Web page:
Possibly not the most exciting blog post in history. Nor the most artfully written. Consider yourself warned.
Robotics: We scheduled two additional practices. Not that much progress has been made in the last few practices, for a multitude of reasons, some technical, some behavioral, some motivational… but the kids got really excited on Tuesday and worked really hard. We made a plan for presenting to the judges even though we haven’t really been successful at doing the research project, and now those kids are writing a play (and it’s pretty hilarious so far). The programmers are continuing to do good work but got stymied by the slow progress of the builders. We had a joint meeting and I sort of forced (er, coached) them to make some decisions about design and then stick to those decisions and work on troubleshooting rather than paradigm-shifting every time something goes wrong. As a result, during our first extra practice session today, they actually had a robot that they could test with the programs and fine-tune. The Bronx Tournament is December 8th at Lehman College, just in case you’re interested in supporting the future engineers of NYC. Bring earplugs and a camera.
Science: God help us, we will finish levers & pulleys next week. We’re writing our second lab reports of the year, focusing on writing clear, step-by-step procedures and on analyzing data, and it’s going well. Lots of work for me, though. Then it’s a brief unit on energy and the old Rube Goldberg Machine project, and then we get vacation!
Data: We collected – we being my school – tons of data this year so far, in every class. Each department decided what forms of data to collect. I’ve found it incredibly helpful to keep records of my kids’ progress by question or by rubric category for each major assignment. The TFA kids (er, teachers, just ’cause I’m getting old doesn’t mean I should also get patronizing) are required to track by performance standard. Some part of me resists that; perhaps it’s an overriding feeling that I don’t teach in neat little standard-based packages, but I still get my kids to master the standards. Still… the data we collected in Science seems marginally useful on the school-level, despite it’s value at the classroom-level. Would tracking by standard help? Am I becoming a dinosaur, content with what I do already and resistant to change?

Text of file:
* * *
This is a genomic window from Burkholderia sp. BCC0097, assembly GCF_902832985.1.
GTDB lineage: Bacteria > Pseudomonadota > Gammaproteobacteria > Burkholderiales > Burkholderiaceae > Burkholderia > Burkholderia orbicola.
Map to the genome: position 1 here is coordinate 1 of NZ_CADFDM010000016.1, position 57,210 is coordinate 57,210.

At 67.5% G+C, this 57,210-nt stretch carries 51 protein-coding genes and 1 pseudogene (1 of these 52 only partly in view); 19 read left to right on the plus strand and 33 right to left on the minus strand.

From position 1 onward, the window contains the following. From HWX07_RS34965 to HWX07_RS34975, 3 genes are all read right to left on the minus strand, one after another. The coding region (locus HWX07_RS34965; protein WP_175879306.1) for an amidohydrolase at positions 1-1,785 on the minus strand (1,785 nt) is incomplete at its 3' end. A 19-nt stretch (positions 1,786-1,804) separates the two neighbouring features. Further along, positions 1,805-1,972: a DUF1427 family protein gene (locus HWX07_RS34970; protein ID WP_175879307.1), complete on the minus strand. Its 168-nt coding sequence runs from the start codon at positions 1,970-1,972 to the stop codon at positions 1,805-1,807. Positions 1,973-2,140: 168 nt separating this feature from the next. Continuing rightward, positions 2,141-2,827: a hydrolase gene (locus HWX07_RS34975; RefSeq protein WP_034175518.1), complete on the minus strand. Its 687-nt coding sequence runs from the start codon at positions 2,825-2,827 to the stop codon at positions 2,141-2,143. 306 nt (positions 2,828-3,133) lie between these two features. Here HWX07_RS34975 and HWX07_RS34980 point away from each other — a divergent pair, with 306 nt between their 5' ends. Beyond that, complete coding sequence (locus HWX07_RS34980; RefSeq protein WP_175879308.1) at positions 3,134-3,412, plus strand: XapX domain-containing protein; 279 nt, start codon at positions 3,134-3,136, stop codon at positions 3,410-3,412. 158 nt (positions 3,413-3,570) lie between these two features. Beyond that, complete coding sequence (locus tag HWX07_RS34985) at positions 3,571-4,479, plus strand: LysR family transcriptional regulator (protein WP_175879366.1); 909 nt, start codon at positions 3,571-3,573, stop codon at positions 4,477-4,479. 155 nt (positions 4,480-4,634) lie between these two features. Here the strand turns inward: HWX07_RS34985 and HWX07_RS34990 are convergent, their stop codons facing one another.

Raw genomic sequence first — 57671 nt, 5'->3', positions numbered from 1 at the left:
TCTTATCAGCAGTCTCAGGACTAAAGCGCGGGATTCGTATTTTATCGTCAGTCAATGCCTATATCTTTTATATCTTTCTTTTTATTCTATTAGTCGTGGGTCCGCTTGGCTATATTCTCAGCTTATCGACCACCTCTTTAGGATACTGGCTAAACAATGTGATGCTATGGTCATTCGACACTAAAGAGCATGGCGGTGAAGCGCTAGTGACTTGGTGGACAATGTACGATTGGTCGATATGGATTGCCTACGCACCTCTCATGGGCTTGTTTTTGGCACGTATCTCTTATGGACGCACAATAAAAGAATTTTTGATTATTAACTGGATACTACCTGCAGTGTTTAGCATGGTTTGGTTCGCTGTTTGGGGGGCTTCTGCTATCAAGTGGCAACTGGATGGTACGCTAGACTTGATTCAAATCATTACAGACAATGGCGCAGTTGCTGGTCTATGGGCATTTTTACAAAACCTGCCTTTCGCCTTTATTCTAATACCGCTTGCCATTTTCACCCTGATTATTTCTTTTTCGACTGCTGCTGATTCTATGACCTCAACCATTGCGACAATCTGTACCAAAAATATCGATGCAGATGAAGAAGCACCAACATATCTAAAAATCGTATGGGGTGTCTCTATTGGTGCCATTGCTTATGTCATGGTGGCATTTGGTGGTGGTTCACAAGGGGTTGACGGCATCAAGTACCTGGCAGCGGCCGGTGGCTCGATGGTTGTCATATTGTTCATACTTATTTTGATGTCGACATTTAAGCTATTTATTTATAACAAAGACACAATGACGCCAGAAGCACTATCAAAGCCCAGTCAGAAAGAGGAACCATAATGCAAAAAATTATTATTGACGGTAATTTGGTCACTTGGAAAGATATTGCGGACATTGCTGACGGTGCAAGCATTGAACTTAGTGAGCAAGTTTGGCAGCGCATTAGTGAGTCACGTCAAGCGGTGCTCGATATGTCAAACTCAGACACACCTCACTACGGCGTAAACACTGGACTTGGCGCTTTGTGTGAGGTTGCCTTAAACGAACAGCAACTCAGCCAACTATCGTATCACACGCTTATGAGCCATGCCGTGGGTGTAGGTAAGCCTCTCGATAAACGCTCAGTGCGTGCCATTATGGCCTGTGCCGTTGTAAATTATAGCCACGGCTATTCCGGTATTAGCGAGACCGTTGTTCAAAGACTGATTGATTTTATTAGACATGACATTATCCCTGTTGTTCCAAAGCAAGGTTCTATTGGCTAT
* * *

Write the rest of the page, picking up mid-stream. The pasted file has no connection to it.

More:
Some interesting questions did arise because one teacher had students who knew 70% of the material on the pre-test, and only 75% on the post-test. First issue: are we wasting that student’s time teaching a lot of stuff s/he already knows? Or is it a test-taking skill rather than actual in-depth knowledge? Do assessments based on the 8th grade ILS exam really capture the depth of what we teach in class? If not, should we try to align our assessments and our teaching by changing one, the other, or both? Second issue: Did that student learn essentially nothing during the unit? Eek.
Kitchen: I am making at least six different dishes – all finger food – for a fancy party on Saturday. For this, I treated myself to four new high-quality (higher, anyway) pots & pans. They are beautiful, gleaming aluminum. Question: How do you store fruit tarts made a few days early? Freezer? Fridge? Airtight tin?
Gym: Sometimes the gym is just what’s needed. I still find the whole environment a bit strange, though… the lighting… the machines… the outfits… the TV. Using that much power to work off extra consumption (which, to be fair, is not everyone’s reason for being there). I try to avoid the treadmill so I can avoid the inevitable, Why am I not just running outside, seeing some nature, and saving myself $72 per month? Still… can’t argue with endorphins.
Books: How to Thrive as a Teacher Leader is fantastic. The experiences described and the solutions and strategies outlined feel so relevant and helpful. If you are in a non-administrative leadership position in your school and feel like you could use a little check-in, I highly recommend this book.
Differentiation: The group in my CMSP class who compacted out of the multiplication unit are working on learning about base systems, mostly independently. So far they have mastered binary numbers and are preparing explanations of how to add, subtract, multiply, and more using binary numbers. This stretches their understanding of what borrowing and carrying and place value are really all about. One girl figured out how base-5 would work. I gave them some starter worksheets, a small amount of instruction, and then five challenges, of which they must pick 4 and prepare short essays with example problems. This is how they earn a grade for this unit. Meanwhile, the other kids are learning multiplication much faster than they otherwise would have (I suspect – it’s hard to prove but certainly going faster than addition and subtraction).
Addiction: It’s a good thing Starbucks only sells peppermint mochas for about a month. Because this drink? It’s like crack to me. And almost as expensive. *sigh*